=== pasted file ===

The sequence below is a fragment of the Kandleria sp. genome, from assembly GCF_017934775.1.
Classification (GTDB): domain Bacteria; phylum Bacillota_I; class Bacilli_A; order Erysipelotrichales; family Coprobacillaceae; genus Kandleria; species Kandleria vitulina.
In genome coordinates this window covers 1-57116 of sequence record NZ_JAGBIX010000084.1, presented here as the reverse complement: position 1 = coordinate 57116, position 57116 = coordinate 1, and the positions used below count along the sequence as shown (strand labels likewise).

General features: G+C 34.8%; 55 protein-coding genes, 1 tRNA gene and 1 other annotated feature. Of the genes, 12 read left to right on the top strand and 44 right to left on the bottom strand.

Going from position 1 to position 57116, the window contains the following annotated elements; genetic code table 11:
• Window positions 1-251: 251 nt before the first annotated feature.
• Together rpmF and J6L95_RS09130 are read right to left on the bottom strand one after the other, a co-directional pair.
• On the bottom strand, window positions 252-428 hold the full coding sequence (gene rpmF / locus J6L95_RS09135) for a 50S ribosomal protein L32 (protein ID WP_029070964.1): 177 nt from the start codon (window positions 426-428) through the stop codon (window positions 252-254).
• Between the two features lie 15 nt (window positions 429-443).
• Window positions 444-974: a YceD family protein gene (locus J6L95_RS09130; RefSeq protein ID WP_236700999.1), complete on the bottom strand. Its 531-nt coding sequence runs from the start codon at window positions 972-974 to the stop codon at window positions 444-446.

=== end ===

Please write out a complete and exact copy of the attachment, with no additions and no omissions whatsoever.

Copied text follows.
The sequence below is a fragment of the Kandleria sp. genome, from assembly GCF_017934775.1.
Classification (GTDB): domain Bacteria; phylum Bacillota_I; class Bacilli_A; order Erysipelotrichales; family Coprobacillaceae; genus Kandleria; species Kandleria vitulina.
In genome coordinates this window covers 1-57116 of sequence record NZ_JAGBIX010000084.1, presented here as the reverse complement: position 1 = coordinate 57116, position 57116 = coordinate 1, and the positions used below count along the sequence as shown (strand labels likewise).

General features: G+C 34.8%; 55 protein-coding genes, 1 tRNA gene and 1 other annotated feature. Of the genes, 12 read left to right on the top strand and 44 right to left on the bottom strand.

Going from position 1 to position 57116, the window contains the following annotated elements; genetic code table 11:
• Window positions 1-251: 251 nt before the first annotated feature.
• Together rpmF and J6L95_RS09130 are read right to left on the bottom strand one after the other, a co-directional pair.
• On the bottom strand, window positions 252-428 hold the full coding sequence (gene rpmF / locus J6L95_RS09135) for a 50S ribosomal protein L32 (protein ID WP_029070964.1): 177 nt from the start codon (window positions 426-428) through the stop codon (window positions 252-254).
• Between the two features lie 15 nt (window positions 429-443).
• Window positions 444-974: a YceD family protein gene (locus J6L95_RS09130; RefSeq protein ID WP_236700999.1), complete on the bottom strand. Its 531-nt coding sequence runs from the start codon at window positions 972-974 to the stop codon at window positions 444-446.